Three years ago we brought you reports from inside the Eighth International Conference on Mercury as a Global Pollutant, held in Madison, Wisconsin. (Click here, here, here, and here to relive the activist pageantry.) This week, that event’s successor—the Ninth ICMGP—is being held in Guiyang, China. We’re attending this time too, again keeping an eye on the scare-first-ask-questions-later crowd. Seafood, after all, is still a health food. And unfortunately, hollow bluster about tiny traces of mercury has been known to seep into conventional wisdom, even from a dozen time zones away. So we’re keeping a watchful eye on the proceedings.
Day One set the tone for the event, and one particular bit of irony stands out. Compared to the 2006 Wisconsin conference, the agenda in China appears more objective, and less controlled by irresponsible anti-seafood activists (like those at Oceana and the Sea Turtle Restoration Project). Perhaps it’s the remoteness of the location. Or maybe the tide is finally turning in the direction of common sense.
The Chinese conference organizers clearly understand that the use—and misuse—of mercury in traditional medicines, calligraphy inks, and magic elixirs is a part of their cultural history. And according to Dr. Guibin Jiang (who spoke this morning), Chinese industry puts 595 tons of mercury into the atmosphere every year. That’s about four times what the U.S. emits, and Jiang counsels that it’s a conservative estimate.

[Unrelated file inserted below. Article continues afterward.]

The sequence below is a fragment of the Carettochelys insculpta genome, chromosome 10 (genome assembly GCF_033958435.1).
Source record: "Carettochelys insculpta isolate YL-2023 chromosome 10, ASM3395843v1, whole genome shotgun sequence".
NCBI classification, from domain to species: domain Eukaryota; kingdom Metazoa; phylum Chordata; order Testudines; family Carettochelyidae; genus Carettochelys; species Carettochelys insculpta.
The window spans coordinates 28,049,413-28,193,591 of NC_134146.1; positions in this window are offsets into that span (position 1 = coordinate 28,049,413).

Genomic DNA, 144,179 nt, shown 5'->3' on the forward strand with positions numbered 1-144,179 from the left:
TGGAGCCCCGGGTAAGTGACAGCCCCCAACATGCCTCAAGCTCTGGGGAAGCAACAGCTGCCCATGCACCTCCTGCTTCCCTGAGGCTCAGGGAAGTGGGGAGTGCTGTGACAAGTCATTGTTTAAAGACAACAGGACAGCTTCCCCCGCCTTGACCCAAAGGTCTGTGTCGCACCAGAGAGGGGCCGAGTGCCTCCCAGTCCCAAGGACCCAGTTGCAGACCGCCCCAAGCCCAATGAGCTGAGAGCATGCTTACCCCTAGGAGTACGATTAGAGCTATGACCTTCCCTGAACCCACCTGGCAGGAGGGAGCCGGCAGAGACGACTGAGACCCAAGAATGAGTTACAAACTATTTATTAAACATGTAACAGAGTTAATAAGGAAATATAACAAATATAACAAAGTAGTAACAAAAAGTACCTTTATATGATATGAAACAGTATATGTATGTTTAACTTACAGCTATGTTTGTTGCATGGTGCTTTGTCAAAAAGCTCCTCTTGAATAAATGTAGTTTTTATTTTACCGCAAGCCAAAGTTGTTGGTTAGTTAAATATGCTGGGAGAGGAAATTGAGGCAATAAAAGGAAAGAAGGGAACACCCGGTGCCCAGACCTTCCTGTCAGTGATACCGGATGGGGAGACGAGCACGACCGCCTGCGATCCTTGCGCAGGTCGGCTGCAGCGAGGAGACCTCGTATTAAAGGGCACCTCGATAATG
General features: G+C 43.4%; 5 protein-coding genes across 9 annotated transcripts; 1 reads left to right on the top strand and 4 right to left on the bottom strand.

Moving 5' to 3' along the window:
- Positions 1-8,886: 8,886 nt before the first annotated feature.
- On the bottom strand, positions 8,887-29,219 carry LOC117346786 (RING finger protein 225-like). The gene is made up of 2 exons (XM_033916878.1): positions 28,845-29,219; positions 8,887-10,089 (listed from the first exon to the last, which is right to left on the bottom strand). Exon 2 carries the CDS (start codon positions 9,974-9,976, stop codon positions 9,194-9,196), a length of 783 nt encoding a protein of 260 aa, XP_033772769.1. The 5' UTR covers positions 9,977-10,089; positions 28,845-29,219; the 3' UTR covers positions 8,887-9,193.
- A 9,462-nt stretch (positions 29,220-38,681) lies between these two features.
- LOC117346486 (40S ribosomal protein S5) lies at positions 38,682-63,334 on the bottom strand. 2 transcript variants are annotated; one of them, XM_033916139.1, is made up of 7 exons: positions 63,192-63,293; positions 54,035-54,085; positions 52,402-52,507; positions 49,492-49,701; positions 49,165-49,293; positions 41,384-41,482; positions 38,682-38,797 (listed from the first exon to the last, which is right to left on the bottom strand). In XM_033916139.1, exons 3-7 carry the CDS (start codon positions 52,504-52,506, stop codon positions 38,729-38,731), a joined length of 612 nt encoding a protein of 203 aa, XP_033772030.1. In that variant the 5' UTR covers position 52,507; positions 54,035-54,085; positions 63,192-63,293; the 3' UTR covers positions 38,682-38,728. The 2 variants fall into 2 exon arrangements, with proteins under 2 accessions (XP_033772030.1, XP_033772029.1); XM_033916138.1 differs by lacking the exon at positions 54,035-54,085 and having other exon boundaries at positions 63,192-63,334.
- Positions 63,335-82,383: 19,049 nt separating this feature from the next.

In this context, the tiny traces of mercury in commercial U.S. seafood (which have always been there) don’t seem like as big a deal as they did a few years back in Wisconsin. We showed back then how the Madison conference was mostly an overreaction to a non-problem, and, so far, its Chinese successor is proving us right.
Here’s a few examples of what we’re talking about:
A Brazilian research team reported that hair-mercury levels in 82 mothers and their babies “were not correlated with children’s weight or height” during the kids’ first five years of life.
A Venezuelan study of 160 adults revealed “no significant relationship” between “Hg-H [hair mercury] levels and clinical symptoms.”
A group of scientists from Slovenia measured the mercury levels in “52 fresh and 76 canned fish samples” and calculated how much mercury the average Slovenian woman was getting from her diet. Those levels, they concluded, “do not represent a health risk.” They added that “fish are an important source of selenium and n-3 fatty acid.”
The week has just begun, but we have yet to see any sign in the conference program that new evidence of real-life health harms will emerge from eating fish. For American consumers, that leaves us with the old evidence, which is to say none to speak of. (Take heart, food-scare activists: We’ll do this all again two years from now in Nova Scotia when the next ICMGP convenes.)
In addition to daily updates in this space all week long, you can follow our blow-by-blow coverage on Twitter.